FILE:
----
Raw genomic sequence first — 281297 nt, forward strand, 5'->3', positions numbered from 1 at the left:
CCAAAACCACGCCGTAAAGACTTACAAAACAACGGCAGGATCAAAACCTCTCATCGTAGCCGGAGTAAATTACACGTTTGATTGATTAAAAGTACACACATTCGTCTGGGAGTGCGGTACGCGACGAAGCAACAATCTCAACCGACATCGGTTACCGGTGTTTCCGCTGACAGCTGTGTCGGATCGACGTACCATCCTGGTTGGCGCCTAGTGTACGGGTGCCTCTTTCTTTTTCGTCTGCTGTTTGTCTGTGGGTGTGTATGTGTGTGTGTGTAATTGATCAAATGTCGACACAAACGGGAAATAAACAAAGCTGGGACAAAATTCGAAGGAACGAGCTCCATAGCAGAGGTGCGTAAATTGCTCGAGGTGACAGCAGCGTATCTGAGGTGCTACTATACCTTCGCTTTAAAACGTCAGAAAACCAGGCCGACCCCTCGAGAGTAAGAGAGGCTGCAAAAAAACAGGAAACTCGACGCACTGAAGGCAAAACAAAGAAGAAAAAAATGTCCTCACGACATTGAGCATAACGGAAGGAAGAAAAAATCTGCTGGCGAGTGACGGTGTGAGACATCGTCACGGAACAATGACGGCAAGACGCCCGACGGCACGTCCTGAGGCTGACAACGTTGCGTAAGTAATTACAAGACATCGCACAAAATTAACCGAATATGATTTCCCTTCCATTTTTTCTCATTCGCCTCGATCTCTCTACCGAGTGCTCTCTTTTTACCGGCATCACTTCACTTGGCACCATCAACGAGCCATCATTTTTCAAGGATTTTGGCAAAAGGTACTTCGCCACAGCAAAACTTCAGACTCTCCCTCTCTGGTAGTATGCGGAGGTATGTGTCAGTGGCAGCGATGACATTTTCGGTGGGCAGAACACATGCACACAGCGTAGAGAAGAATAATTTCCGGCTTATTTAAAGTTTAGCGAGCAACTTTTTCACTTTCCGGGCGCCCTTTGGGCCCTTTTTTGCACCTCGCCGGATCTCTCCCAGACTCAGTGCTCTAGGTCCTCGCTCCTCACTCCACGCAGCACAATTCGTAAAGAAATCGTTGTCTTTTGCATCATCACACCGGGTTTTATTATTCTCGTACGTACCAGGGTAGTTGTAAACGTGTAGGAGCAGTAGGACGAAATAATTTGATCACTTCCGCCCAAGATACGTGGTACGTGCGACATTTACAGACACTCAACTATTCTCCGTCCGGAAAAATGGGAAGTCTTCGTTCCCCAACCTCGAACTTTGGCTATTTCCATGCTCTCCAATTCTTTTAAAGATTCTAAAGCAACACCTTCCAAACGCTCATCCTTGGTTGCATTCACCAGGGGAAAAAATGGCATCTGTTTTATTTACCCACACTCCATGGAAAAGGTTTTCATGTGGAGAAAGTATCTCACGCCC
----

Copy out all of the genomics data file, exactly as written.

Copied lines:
Raw genomic sequence first — 281297 nt, forward strand, 5'->3', positions numbered from 1 at the left:
CCAAAACCACGCCGTAAAGACTTACAAAACAACGGCAGGATCAAAACCTCTCATCGTAGCCGGAGTAAATTACACGTTTGATTGATTAAAAGTACACACATTCGTCTGGGAGTGCGGTACGCGACGAAGCAACAATCTCAACCGACATCGGTTACCGGTGTTTCCGCTGACAGCTGTGTCGGATCGACGTACCATCCTGGTTGGCGCCTAGTGTACGGGTGCCTCTTTCTTTTTCGTCTGCTGTTTGTCTGTGGGTGTGTATGTGTGTGTGTGTAATTGATCAAATGTCGACACAAACGGGAAATAAACAAAGCTGGGACAAAATTCGAAGGAACGAGCTCCATAGCAGAGGTGCGTAAATTGCTCGAGGTGACAGCAGCGTATCTGAGGTGCTACTATACCTTCGCTTTAAAACGTCAGAAAACCAGGCCGACCCCTCGAGAGTAAGAGAGGCTGCAAAAAAACAGGAAACTCGACGCACTGAAGGCAAAACAAAGAAGAAAAAAATGTCCTCACGACATTGAGCATAACGGAAGGAAGAAAAAATCTGCTGGCGAGTGACGGTGTGAGACATCGTCACGGAACAATGACGGCAAGACGCCCGACGGCACGTCCTGAGGCTGACAACGTTGCGTAAGTAATTACAAGACATCGCACAAAATTAACCGAATATGATTTCCCTTCCATTTTTTCTCATTCGCCTCGATCTCTCTACCGAGTGCTCTCTTTTTACCGGCATCACTTCACTTGGCACCATCAACGAGCCATCATTTTTCAAGGATTTTGGCAAAAGGTACTTCGCCACAGCAAAACTTCAGACTCTCCCTCTCTGGTAGTATGCGGAGGTATGTGTCAGTGGCAGCGATGACATTTTCGGTGGGCAGAACACATGCACACAGCGTAGAGAAGAATAATTTCCGGCTTATTTAAAGTTTAGCGAGCAACTTTTTCACTTTCCGGGCGCCCTTTGGGCCCTTTTTTGCACCTCGCCGGATCTCTCCCAGACTCAGTGCTCTAGGTCCTCGCTCCTCACTCCACGCAGCACAATTCGTAAAGAAATCGTTGTCTTTTGCATCATCACACCGGGTTTTATTATTCTCGTACGTACCAGGGTAGTTGTAAACGTGTAGGAGCAGTAGGACGAAATAATTTGATCACTTCCGCCCAAGATACGTGGTACGTGCGACATTTACAGACACTCAACTATTCTCCGTCCGGAAAAATGGGAAGTCTTCGTTCCCCAACCTCGAACTTTGGCTATTTCCATGCTCTCCAATTCTTTTAAAGATTCTAAAGCAACACCTTCCAAACGCTCATCCTTGGTTGCATTCACCAGGGGAAAAAATGGCATCTGTTTTATTTACCCACACTCCATGGAAAAGGTTTTCATGTGGAGAAAGTATCTCACGCCC